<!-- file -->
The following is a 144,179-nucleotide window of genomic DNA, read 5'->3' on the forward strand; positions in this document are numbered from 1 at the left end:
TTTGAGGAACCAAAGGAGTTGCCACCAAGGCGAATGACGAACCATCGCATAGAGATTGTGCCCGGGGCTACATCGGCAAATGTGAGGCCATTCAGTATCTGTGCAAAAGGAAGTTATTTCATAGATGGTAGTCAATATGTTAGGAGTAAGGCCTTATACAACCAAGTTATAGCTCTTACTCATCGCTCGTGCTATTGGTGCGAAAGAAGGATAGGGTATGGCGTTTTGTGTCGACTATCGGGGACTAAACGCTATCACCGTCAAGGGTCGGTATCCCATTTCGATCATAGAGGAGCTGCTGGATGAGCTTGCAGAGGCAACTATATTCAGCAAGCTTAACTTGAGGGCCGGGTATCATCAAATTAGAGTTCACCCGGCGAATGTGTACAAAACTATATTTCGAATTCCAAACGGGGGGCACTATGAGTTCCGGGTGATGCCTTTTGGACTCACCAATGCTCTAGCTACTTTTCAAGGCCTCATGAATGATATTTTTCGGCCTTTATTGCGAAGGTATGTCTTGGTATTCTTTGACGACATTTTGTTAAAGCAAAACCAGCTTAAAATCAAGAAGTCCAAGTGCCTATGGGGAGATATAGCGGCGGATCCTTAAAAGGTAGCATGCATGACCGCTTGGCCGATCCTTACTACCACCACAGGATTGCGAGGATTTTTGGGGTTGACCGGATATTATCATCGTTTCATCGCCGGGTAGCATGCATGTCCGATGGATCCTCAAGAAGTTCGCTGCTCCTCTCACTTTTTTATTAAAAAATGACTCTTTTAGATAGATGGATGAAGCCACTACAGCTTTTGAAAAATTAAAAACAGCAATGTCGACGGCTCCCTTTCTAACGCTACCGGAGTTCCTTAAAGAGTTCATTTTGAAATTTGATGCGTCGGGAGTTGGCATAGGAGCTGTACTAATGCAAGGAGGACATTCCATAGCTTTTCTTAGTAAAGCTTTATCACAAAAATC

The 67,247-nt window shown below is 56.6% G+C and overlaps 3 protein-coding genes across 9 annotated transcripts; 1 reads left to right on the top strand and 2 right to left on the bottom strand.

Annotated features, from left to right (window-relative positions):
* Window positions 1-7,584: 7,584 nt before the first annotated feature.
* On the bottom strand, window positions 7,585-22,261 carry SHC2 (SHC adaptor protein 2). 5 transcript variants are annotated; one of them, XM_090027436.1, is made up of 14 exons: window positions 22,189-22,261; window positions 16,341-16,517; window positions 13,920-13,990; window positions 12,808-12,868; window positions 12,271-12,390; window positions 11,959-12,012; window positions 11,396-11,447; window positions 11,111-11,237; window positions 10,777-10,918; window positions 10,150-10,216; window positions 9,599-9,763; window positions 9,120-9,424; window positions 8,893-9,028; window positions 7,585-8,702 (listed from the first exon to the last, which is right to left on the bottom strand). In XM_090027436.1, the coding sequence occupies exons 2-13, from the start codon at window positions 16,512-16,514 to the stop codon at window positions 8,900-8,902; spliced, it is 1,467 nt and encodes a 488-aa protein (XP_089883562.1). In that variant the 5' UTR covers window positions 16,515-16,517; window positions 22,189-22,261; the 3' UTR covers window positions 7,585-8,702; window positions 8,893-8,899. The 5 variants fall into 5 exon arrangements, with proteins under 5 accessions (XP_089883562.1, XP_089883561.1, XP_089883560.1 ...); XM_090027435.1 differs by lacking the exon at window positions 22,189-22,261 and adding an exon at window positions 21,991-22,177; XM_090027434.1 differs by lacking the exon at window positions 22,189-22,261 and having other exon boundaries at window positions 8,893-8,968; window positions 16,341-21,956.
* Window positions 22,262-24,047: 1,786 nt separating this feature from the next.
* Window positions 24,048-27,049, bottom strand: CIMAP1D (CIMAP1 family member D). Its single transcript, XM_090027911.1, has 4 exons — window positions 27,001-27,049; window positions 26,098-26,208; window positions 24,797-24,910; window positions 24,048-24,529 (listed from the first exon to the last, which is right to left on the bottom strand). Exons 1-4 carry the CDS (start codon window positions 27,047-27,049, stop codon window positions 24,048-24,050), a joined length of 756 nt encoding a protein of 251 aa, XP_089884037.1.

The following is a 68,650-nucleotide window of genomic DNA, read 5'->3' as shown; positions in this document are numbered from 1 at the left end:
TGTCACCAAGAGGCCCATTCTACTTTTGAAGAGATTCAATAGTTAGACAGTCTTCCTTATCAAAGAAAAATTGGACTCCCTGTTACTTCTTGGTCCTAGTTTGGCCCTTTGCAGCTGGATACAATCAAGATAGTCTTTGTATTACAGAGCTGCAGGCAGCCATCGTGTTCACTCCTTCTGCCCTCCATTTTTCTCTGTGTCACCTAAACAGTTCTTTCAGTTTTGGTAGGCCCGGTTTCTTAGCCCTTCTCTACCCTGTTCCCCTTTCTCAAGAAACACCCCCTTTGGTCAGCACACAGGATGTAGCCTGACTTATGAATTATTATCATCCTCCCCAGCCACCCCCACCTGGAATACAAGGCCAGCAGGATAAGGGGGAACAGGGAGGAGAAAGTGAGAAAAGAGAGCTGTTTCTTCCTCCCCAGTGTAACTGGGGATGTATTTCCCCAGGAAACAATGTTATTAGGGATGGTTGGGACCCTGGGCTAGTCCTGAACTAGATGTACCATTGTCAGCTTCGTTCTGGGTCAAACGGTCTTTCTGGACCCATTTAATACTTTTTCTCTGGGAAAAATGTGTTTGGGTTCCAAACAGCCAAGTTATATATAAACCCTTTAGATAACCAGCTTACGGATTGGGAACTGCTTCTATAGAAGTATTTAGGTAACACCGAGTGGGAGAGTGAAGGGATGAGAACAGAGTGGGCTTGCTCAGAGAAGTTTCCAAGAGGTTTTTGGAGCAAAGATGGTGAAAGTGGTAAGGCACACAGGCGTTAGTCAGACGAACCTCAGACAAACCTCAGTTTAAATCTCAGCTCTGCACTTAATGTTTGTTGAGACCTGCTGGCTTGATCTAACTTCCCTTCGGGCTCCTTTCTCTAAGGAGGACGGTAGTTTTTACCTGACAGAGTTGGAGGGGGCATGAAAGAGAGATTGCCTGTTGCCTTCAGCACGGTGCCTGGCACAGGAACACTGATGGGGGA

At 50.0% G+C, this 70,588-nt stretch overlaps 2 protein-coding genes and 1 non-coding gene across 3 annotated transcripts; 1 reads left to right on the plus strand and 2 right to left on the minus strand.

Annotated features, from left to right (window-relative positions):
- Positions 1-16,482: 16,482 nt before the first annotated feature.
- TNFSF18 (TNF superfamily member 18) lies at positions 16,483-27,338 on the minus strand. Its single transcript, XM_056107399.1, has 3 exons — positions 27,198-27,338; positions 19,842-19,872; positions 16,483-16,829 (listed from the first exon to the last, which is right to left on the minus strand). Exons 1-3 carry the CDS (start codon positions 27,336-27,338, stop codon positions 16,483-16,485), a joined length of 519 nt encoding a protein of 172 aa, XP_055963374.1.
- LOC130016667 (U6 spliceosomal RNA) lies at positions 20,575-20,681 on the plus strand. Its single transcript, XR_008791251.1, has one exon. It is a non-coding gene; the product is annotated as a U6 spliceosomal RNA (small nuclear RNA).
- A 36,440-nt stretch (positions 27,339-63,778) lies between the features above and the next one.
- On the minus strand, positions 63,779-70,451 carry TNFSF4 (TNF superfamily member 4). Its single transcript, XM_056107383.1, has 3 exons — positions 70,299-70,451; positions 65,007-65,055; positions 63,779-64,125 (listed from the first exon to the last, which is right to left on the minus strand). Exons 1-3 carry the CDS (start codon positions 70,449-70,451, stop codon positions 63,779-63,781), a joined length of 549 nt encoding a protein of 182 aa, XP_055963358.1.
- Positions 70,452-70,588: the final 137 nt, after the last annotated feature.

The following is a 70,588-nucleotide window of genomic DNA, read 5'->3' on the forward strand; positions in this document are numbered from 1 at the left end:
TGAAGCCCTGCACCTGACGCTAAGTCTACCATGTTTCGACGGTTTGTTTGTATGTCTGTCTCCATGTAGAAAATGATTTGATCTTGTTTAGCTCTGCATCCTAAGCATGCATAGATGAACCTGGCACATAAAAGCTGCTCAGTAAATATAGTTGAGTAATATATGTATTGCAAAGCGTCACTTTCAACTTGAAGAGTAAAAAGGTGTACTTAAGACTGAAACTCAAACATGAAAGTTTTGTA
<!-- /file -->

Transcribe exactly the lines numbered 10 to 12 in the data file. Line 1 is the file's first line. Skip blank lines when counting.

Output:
TGTCACCAAGAGGCCCATTCTACTTTTGAAGAGATTCAATAGTTAGACAGTCTTCCTTATCAAAGAAAAATTGGACTCCCTGTTACTTCTTGGTCCTAGTTTGGCCCTTTGCAGCTGGATACAATCAAGATAGTCTTTGTATTACAGAGCTGCAGGCAGCCATCGTGTTCACTCCTTCTGCCCTCCATTTTTCTCTGTGTCACCTAAACAGTTCTTTCAGTTTTGGTAGGCCCGGTTTCTTAGCCCTTCTCTACCCTGTTCCCCTTTCTCAAGAAACACCCCCTTTGGTCAGCACACAGGATGTAGCCTGACTTATGAATTATTATCATCCTCCCCAGCCACCCCCACCTGGAATACAAGGCCAGCAGGATAAGGGGGAACAGGGAGGAGAAAGTGAGAAAAGAGAGCTGTTTCTTCCTCCCCAGTGTAACTGGGGATGTATTTCCCCAGGAAACAATGTTATTAGGGATGGTTGGGACCCTGGGCTAGTCCTGAACTAGATGTACCATTGTCAGCTTCGTTCTGGGTCAAACGGTCTTTCTGGACCCATTTAATACTTTTTCTCTGGGAAAAATGTGTTTGGGTTCCAAACAGCCAAGTTATATATAAACCCTTTAGATAACCAGCTTACGGATTGGGAACTGCTTCTATAGAAGTATTTAGGTAACACCGAGTGGGAGAGTGAAGGGATGAGAACAGAGTGGGCTTGCTCAGAGAAGTTTCCAAGAGGTTTTTGGAGCAAAGATGGTGAAAGTGGTAAGGCACACAGGCGTTAGTCAGACGAACCTCAGACAAACCTCAGTTTAAATCTCAGCTCTGCACTTAATGTTTGTTGAGACCTGCTGGCTTGATCTAACTTCCCTTCGGGCTCCTTTCTCTAAGGAGGACGGTAGTTTTTACCTGACAGAGTTGGAGGGGGCATGAAAGAGAGATTGCCTGTTGCCTTCAGCACGGTGCCTGGCACAGGAACACTGATGGGGGA

At 50.0% G+C, this 70,588-nt stretch overlaps 2 protein-coding genes and 1 non-coding gene across 3 annotated transcripts; 1 reads left to right on the plus strand and 2 right to left on the minus strand.

Annotated features, from left to right (window-relative positions):